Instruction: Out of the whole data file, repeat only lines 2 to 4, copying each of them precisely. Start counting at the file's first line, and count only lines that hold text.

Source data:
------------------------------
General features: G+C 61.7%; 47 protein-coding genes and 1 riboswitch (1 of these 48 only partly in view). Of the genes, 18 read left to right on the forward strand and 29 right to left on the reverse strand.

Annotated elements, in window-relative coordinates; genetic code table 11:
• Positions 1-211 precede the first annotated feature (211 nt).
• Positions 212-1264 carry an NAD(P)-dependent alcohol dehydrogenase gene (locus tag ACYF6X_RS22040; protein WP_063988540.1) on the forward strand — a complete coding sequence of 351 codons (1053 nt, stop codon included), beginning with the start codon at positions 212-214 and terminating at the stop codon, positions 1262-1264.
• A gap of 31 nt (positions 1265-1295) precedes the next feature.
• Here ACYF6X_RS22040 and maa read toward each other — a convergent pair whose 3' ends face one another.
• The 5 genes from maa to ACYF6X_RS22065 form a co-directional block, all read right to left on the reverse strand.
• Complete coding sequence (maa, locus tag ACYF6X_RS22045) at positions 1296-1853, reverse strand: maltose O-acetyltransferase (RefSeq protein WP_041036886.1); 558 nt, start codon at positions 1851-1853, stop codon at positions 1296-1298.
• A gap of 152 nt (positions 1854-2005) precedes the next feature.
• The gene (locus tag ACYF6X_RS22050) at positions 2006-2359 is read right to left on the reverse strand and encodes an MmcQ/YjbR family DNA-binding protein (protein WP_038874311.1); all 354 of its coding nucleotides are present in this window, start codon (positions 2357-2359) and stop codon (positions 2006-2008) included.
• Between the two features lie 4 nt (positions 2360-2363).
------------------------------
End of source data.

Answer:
Annotated elements, in window-relative coordinates; genetic code table 11:
• Positions 1-211 precede the first annotated feature (211 nt).
• Positions 212-1264 carry an NAD(P)-dependent alcohol dehydrogenase gene (locus tag ACYF6X_RS22040; protein WP_063988540.1) on the forward strand — a complete coding sequence of 351 codons (1053 nt, stop codon included), beginning with the start codon at positions 212-214 and terminating at the stop codon, positions 1262-1264.